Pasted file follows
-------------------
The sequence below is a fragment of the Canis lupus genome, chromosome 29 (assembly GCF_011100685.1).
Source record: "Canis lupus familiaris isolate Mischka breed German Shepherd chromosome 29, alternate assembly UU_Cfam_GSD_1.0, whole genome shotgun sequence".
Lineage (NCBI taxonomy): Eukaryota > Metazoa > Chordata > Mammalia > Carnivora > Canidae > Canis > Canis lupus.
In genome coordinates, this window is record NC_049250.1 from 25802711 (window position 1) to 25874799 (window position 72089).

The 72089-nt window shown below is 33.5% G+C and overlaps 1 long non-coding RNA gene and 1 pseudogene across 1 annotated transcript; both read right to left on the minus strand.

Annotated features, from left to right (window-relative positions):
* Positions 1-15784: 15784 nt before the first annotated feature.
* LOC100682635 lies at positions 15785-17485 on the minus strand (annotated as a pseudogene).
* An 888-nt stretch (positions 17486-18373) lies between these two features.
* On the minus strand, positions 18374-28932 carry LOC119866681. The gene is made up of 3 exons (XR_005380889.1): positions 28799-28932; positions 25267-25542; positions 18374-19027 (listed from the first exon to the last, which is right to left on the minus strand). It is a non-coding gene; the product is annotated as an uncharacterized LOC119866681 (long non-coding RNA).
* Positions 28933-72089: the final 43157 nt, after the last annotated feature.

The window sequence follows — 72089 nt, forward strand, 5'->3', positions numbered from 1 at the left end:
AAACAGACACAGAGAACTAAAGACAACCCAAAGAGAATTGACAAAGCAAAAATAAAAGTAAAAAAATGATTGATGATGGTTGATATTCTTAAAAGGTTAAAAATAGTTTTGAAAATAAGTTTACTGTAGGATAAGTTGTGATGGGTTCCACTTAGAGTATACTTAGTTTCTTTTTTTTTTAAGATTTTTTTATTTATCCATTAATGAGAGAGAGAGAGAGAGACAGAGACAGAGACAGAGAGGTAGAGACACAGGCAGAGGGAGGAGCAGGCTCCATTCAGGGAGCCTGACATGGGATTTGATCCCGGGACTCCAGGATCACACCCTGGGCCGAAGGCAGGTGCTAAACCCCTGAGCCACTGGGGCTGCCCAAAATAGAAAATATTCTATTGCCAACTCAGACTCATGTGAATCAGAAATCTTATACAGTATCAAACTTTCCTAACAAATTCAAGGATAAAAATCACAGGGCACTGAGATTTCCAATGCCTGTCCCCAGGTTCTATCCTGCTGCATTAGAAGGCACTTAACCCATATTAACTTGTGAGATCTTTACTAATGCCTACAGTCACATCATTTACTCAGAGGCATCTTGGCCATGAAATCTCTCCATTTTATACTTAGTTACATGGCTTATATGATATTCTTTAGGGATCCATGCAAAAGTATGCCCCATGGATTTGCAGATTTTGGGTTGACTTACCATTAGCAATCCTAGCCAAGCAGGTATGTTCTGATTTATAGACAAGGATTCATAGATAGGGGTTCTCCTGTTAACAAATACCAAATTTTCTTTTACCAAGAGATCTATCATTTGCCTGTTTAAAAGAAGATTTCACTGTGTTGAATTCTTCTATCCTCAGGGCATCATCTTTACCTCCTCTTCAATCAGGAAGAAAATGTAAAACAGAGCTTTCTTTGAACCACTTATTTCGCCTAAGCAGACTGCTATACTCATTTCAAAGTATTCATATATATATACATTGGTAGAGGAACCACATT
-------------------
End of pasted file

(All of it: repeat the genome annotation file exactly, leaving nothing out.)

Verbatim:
The sequence below is a fragment of the Canis lupus genome, chromosome 29 (assembly GCF_011100685.1).
Source record: "Canis lupus familiaris isolate Mischka breed German Shepherd chromosome 29, alternate assembly UU_Cfam_GSD_1.0, whole genome shotgun sequence".
Lineage (NCBI taxonomy): Eukaryota > Metazoa > Chordata > Mammalia > Carnivora > Canidae > Canis > Canis lupus.
In genome coordinates, this window is record NC_049250.1 from 25802711 (window position 1) to 25874799 (window position 72089).

The 72089-nt window shown below is 33.5% G+C and overlaps 1 long non-coding RNA gene and 1 pseudogene across 1 annotated transcript; both read right to left on the minus strand.

Annotated features, from left to right (window-relative positions):
* Positions 1-15784: 15784 nt before the first annotated feature.
* LOC100682635 lies at positions 15785-17485 on the minus strand (annotated as a pseudogene).
* An 888-nt stretch (positions 17486-18373) lies between these two features.
* On the minus strand, positions 18374-28932 carry LOC119866681. The gene is made up of 3 exons (XR_005380889.1): positions 28799-28932; positions 25267-25542; positions 18374-19027 (listed from the first exon to the last, which is right to left on the minus strand). It is a non-coding gene; the product is annotated as an uncharacterized LOC119866681 (long non-coding RNA).
* Positions 28933-72089: the final 43157 nt, after the last annotated feature.

The window sequence follows — 72089 nt, forward strand, 5'->3', positions numbered from 1 at the left end:
AAACAGACACAGAGAACTAAAGACAACCCAAAGAGAATTGACAAAGCAAAAATAAAAGTAAAAAAATGATTGATGATGGTTGATATTCTTAAAAGGTTAAAAATAGTTTTGAAAATAAGTTTACTGTAGGATAAGTTGTGATGGGTTCCACTTAGAGTATACTTAGTTTCTTTTTTTTTTAAGATTTTTTTATTTATCCATTAATGAGAGAGAGAGAGAGAGACAGAGACAGAGACAGAGAGGTAGAGACACAGGCAGAGGGAGGAGCAGGCTCCATTCAGGGAGCCTGACATGGGATTTGATCCCGGGACTCCAGGATCACACCCTGGGCCGAAGGCAGGTGCTAAACCCCTGAGCCACTGGGGCTGCCCAAAATAGAAAATATTCTATTGCCAACTCAGACTCATGTGAATCAGAAATCTTATACAGTATCAAACTTTCCTAACAAATTCAAGGATAAAAATCACAGGGCACTGAGATTTCCAATGCCTGTCCCCAGGTTCTATCCTGCTGCATTAGAAGGCACTTAACCCATATTAACTTGTGAGATCTTTACTAATGCCTACAGTCACATCATTTACTCAGAGGCATCTTGGCCATGAAATCTCTCCATTTTATACTTAGTTACATGGCTTATATGATATTCTTTAGGGATCCATGCAAAAGTATGCCCCATGGATTTGCAGATTTTGGGTTGACTTACCATTAGCAATCCTAGCCAAGCAGGTATGTTCTGATTTATAGACAAGGATTCATAGATAGGGGTTCTCCTGTTAACAAATACCAAATTTTCTTTTACCAAGAGATCTATCATTTGCCTGTTTAAAAGAAGATTTCACTGTGTTGAATTCTTCTATCCTCAGGGCATCATCTTTACCTCCTCTTCAATCAGGAAGAAAATGTAAAACAGAGCTTTCTTTGAACCACTTATTTCGCCTAAGCAGACTGCTATACTCATTTCAAAGTATTCATATATATATACATTGGTAGAGGAACCACATT